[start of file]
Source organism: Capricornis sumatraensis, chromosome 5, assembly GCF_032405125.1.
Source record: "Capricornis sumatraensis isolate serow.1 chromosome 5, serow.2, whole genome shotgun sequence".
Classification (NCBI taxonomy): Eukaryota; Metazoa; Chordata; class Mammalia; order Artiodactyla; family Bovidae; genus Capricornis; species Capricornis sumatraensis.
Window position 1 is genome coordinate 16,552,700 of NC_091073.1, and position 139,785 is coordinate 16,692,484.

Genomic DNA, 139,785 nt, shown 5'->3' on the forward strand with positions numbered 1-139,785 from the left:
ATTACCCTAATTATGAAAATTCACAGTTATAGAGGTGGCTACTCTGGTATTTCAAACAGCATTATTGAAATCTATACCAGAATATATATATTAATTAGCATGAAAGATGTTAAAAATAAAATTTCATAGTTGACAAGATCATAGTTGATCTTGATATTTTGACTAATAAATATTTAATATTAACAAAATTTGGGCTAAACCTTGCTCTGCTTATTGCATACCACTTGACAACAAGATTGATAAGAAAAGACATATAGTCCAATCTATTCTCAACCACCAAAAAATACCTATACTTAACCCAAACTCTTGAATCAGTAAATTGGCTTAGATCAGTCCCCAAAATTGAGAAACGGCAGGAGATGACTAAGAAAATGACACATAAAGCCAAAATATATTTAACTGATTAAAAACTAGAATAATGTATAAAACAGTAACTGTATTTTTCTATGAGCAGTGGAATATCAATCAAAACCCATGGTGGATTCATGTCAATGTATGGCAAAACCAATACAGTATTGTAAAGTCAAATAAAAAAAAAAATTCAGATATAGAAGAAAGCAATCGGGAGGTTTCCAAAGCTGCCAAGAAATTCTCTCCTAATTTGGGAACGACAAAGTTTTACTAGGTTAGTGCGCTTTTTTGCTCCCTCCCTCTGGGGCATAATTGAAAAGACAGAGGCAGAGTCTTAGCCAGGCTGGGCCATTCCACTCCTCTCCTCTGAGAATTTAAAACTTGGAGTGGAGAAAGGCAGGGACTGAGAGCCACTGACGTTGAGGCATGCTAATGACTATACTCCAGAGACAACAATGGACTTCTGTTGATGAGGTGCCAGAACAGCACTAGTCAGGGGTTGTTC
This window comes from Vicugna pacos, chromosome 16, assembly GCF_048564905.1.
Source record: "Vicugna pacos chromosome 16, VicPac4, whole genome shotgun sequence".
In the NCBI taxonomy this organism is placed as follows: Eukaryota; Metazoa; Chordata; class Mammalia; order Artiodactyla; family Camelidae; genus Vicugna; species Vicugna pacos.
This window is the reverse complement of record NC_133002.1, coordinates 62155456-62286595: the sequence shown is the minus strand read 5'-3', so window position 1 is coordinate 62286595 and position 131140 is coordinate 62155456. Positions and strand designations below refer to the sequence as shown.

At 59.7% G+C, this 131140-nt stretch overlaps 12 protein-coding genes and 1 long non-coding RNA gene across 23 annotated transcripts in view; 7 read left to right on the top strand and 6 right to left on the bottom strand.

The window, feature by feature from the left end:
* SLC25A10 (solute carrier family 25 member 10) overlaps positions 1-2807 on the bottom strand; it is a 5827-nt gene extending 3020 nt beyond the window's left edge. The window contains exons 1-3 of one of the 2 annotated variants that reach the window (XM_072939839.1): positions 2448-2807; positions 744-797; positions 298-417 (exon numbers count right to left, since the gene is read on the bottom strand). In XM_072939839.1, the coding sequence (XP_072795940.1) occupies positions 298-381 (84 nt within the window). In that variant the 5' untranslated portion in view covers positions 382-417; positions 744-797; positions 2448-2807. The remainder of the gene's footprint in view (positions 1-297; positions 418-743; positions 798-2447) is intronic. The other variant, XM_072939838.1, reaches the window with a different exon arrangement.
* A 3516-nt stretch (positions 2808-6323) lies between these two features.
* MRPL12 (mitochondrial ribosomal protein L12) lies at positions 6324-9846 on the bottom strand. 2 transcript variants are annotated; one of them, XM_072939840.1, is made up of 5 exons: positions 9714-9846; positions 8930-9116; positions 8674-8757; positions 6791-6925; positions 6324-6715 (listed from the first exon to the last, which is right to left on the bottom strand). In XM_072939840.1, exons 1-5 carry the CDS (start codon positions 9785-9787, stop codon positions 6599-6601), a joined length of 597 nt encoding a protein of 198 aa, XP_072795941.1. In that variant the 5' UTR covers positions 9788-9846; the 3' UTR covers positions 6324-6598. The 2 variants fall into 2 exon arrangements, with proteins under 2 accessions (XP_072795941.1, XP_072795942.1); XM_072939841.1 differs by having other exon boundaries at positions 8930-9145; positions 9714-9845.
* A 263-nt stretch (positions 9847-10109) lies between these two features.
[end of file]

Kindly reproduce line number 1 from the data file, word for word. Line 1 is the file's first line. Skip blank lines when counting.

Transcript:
Source organism: Capricornis sumatraensis, chromosome 5, assembly GCF_032405125.1.